What is JSON? (For beginners)

XML for a very long time has been the the rule for encoding a document in a format that was both human and machine readable. This has been a significant tool for exchanging data between servers and remote and has been practiced by most developers. But we now have a new substitute for it called “JSON”.

Getting Started

So if you are here I am guessing you know a bit of JavaScript, objects and arrays. JSON is kind of a mix of all of this.

So let’s get started.

1. What does JSON Stand For?

JSON stands for JavaScript Object Notation.

2. What is JSON?!!

JSON stands for JavaScript Object Notation and is a lightweight format for storing and transporting data. We often use it when we need to GET(fetch) data from a server or POST(send) data to the server. It is based on JavaScript Object Literals in a text format. This was an amazing substitute of XML as it is less verbose (more compact), Readable, Faster and lastly the structure matches the data accurately.

JSON is also language Independent; which means that data can be parsed and generated irrespective of the programming language used.

3. JSON Syntax Example

The JSON syntax is mainly based on two structure concepts, i.e. Arrays and Objects.

Object Declaration

{crew”:[     {“firstName”: ”Walter”, “lastName”: ”White”},     {“firstName”: ”Jesse”, “lastName”: ”Pink”},     {“firstName”: ”Hank”, “lastName”: ”Schrader”},     {“firstName”: ”Gus”, “lastName”: ”Fring”}   ]}

This example defines the ‘crew’ object: an array of 4 character records (objects). Yea I’m a huge fan of Breaking Bad.

Basically an object array of objects.

Array Declaration

“Orange”, “Apple”, “Grapes”, “Mango”, “Tomato”, “Banana”

Yes, Tomato is a fruit.

4. Key and Values

The two principal parts that make JSON are keys and values. Together they make this wonderful pair called “Key/Value pair”.

As I brought up before that JSON syntax is based on the concept of JavaScript Object Literals. You must have also noticed that the syntax isn’t that much different from how we write JavaScript.

Key: A key is always a string enclosed in quotation marks.

Value: A value can be a string, a number, a Boolean expression, array, or an object.

{“firstName”: Walter, 
“lastName”: "White”,
"income": 80,
"isRich": true

The Key is “firstName” and the value is “Walter

I was going to give a Boolean spoiler in the above example, but then thought I shouldn't.

So as you all must have realised by now that we defined the JSON data based on an object which represents the character’s data, like, first name. last name, income and a Boolean to know whether that person is rich or not.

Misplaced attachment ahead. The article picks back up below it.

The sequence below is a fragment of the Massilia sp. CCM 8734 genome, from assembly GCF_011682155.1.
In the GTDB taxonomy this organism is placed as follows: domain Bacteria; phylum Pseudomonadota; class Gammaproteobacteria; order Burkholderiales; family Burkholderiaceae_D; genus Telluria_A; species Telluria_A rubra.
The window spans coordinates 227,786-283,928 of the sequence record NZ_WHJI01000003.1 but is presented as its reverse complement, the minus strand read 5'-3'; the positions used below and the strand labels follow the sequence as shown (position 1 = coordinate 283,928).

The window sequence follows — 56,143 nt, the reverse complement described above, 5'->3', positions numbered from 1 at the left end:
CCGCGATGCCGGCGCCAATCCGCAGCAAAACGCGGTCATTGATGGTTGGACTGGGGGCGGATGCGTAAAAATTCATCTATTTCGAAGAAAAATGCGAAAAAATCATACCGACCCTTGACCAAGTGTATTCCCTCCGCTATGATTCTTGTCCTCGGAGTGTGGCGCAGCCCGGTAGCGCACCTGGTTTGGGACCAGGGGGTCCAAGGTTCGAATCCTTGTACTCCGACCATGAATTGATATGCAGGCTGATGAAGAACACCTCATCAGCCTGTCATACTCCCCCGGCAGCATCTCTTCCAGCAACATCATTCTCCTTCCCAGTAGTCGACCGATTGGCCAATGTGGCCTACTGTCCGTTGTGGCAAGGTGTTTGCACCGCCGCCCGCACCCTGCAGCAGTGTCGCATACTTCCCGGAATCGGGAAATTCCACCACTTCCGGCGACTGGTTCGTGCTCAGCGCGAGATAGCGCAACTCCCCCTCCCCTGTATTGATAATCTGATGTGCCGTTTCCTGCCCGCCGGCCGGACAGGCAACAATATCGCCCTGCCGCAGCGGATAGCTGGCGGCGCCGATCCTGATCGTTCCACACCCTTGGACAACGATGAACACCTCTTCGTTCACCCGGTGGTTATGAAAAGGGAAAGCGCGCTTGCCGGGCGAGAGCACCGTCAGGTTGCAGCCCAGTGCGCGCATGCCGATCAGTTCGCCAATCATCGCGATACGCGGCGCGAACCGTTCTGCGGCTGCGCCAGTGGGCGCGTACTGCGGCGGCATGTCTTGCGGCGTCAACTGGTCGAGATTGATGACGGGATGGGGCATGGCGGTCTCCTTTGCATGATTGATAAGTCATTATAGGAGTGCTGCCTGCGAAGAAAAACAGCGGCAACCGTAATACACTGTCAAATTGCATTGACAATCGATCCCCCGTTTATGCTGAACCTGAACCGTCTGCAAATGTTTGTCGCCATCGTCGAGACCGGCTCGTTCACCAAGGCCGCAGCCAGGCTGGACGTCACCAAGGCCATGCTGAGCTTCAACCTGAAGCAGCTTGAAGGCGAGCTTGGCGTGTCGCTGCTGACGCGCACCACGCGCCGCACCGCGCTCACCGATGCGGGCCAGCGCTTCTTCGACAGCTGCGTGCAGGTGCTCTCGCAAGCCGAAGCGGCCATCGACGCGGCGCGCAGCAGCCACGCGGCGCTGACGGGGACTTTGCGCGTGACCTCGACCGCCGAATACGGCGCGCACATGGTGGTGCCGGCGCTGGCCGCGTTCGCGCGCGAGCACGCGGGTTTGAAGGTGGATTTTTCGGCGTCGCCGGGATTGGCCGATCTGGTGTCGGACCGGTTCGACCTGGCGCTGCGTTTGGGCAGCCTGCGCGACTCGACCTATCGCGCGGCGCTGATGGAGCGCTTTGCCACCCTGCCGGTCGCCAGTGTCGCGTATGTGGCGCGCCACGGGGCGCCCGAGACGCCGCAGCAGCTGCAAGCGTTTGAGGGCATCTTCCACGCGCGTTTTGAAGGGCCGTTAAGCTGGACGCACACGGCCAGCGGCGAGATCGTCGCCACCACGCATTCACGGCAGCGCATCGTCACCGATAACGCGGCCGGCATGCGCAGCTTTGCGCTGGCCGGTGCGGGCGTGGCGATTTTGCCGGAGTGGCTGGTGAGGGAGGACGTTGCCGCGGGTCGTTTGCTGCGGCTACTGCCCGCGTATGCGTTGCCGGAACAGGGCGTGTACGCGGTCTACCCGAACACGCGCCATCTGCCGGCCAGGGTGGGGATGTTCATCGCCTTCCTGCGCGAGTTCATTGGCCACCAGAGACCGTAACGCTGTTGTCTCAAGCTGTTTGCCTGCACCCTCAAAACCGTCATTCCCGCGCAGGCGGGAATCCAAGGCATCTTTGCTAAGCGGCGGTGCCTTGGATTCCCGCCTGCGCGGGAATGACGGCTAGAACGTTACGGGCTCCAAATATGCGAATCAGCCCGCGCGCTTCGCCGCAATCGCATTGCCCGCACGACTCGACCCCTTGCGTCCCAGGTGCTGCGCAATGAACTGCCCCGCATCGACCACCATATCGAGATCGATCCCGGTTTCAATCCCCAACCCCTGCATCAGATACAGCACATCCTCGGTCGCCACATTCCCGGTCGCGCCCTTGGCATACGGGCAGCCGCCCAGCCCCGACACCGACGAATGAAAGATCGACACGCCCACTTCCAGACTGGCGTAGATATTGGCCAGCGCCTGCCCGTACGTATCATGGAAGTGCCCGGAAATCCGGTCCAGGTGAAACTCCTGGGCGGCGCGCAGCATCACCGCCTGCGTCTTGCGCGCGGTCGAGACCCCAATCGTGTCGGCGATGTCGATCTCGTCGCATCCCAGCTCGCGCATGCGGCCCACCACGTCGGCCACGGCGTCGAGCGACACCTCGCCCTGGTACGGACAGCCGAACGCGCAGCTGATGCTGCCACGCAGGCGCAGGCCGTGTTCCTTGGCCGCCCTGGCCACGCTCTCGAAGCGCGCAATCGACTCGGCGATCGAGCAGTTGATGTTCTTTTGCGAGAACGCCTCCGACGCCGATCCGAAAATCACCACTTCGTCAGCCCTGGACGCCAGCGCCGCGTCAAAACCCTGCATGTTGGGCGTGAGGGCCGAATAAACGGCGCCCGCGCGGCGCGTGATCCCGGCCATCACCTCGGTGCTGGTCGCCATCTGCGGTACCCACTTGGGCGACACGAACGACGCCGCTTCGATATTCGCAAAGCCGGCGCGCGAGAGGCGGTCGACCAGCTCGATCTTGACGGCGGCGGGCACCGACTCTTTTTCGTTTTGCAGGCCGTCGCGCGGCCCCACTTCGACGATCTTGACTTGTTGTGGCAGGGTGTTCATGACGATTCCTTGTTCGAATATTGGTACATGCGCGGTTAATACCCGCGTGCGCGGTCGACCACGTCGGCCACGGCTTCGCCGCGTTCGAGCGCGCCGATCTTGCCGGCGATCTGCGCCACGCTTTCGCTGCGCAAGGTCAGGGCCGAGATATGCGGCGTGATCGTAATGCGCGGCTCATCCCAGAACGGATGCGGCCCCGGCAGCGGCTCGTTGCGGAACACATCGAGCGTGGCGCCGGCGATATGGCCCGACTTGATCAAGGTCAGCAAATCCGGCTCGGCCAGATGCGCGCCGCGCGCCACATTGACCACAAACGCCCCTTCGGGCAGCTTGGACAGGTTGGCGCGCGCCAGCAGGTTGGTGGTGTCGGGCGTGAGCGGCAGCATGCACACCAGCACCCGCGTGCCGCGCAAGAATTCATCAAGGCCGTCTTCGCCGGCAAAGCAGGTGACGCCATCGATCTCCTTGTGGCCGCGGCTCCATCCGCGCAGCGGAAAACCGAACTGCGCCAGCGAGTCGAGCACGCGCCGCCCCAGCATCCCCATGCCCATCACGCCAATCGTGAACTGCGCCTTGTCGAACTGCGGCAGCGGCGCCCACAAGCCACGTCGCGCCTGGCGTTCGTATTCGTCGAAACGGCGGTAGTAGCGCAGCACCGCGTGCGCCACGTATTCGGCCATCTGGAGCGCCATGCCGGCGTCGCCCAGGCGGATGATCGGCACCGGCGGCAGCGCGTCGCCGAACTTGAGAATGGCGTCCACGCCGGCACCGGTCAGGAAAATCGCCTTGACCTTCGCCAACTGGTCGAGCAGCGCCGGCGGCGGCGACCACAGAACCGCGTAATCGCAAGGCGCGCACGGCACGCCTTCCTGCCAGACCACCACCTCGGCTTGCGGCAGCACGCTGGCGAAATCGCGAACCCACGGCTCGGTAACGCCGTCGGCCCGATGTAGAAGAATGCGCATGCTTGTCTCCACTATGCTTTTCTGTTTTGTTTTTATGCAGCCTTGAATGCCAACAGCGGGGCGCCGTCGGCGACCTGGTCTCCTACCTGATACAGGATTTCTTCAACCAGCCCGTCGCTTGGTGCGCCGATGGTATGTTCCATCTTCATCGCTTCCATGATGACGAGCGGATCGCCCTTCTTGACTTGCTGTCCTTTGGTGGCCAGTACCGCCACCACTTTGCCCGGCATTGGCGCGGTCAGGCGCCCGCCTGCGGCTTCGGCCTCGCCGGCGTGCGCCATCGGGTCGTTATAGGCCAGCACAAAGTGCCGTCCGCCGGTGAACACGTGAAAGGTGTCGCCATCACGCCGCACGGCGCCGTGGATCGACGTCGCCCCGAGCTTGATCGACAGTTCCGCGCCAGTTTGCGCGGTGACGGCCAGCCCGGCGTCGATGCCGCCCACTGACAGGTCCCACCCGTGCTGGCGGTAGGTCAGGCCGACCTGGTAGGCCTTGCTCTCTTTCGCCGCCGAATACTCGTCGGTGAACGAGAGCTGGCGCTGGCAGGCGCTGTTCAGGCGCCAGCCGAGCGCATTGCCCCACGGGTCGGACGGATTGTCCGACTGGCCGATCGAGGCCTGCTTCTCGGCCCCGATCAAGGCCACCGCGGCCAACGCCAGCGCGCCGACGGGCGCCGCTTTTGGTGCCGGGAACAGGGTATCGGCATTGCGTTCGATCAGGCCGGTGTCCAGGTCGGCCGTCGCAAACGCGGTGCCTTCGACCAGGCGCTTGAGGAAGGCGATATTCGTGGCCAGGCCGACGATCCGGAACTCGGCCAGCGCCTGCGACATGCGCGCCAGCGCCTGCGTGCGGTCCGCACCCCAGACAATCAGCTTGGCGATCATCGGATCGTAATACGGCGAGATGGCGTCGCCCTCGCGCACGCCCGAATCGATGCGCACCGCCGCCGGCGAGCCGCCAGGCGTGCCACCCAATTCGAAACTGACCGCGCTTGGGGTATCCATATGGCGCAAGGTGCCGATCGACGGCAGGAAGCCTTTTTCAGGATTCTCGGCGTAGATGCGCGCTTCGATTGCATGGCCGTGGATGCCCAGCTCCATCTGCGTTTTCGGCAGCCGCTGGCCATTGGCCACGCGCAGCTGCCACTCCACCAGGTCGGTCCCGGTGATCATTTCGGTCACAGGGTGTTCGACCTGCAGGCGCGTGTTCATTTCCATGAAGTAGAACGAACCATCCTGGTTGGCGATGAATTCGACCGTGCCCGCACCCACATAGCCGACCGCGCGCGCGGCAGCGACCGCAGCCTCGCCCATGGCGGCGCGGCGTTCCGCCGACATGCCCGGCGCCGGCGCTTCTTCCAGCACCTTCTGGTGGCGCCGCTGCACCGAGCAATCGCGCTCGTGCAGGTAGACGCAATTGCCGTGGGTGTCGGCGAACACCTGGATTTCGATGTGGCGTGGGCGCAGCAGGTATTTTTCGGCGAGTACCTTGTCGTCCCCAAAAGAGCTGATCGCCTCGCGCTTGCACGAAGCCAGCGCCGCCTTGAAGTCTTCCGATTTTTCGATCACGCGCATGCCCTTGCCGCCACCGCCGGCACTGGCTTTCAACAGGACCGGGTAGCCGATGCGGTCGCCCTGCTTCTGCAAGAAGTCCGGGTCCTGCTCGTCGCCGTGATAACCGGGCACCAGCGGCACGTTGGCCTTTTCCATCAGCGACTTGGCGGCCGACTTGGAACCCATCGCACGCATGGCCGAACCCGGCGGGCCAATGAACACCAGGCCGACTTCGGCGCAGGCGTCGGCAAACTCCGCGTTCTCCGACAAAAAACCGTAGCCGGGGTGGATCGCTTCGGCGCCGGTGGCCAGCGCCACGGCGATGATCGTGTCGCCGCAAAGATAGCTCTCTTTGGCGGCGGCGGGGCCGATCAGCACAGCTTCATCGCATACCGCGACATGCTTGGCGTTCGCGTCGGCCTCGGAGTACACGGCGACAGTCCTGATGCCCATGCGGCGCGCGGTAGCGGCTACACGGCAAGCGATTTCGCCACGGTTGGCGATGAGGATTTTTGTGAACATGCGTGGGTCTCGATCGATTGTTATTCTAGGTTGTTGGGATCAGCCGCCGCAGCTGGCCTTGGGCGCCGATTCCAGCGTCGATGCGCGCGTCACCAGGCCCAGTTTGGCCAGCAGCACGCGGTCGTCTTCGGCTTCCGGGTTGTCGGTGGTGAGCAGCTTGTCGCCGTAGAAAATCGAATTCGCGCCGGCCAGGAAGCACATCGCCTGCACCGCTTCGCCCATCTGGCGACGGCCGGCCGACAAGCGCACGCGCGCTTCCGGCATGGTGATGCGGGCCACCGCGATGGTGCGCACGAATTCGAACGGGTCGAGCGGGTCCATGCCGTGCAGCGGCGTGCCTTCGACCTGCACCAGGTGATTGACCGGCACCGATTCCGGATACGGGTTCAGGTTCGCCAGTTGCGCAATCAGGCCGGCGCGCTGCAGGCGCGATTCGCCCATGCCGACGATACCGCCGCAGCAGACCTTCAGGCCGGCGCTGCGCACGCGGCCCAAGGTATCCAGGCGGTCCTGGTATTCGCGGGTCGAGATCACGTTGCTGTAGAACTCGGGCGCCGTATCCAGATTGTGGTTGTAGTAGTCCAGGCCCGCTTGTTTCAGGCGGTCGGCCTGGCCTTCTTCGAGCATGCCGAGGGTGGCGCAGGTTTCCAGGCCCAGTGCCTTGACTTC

Some syntax rules you should follow (according to W3schools):

  • Data is in name/value pairs
  • Data is separated by commas
  • Curly braces hold objects
  • Square brackets hold arrays

5. JSON.parse()

When we are receiving data from a web server or fetching data using an API, the data returned is always a string.

Imagine we fetch some data from the server like this:

'{“firstName”: ”Walter”, “lastName”: ”White”, "age": 50}'

We have to use the JavaScript function JSON.parse() to convert the text into a JavaScript Object.

var obj = JSON.parse('{"firstName": "Walter", "lastName": "White", "age": 50}');

6. JSON.stringify()

The JSON.stringify() method converts a JavaScript object or value to a JSON string, optionally replacing value if a replacer function is specified or optionally including the specified properties if a replacer array is specified.




console.log(JSON.stringify({ x: 15, y: 26 }));
// expected output: “{“x”:15,”y”:26}”

7. What are the types of valid JSON values?

In JSON, values MUST be of the following data types:

  • a string
  • a number
  • a Boolean
  • an object (JSON Object)
  • an array
  • a Boolean
  • null (“”)

*NOTE: Null values and empty strings (“”) are valid JSON values, but the state of being undefined is not valid within JSON.

In Summary,

JSON is a minimal data format which is used to send data from the server to client in a compact and understandable format and can be used to transmit data to a web application. If used correctly, JSON can be used to decode an entire site’s worth of data.

You have reached the end of this article. Thank you for reading.

Happy hacking!

Front - End Web developer | Content Writer | Blockchain Enthusiast

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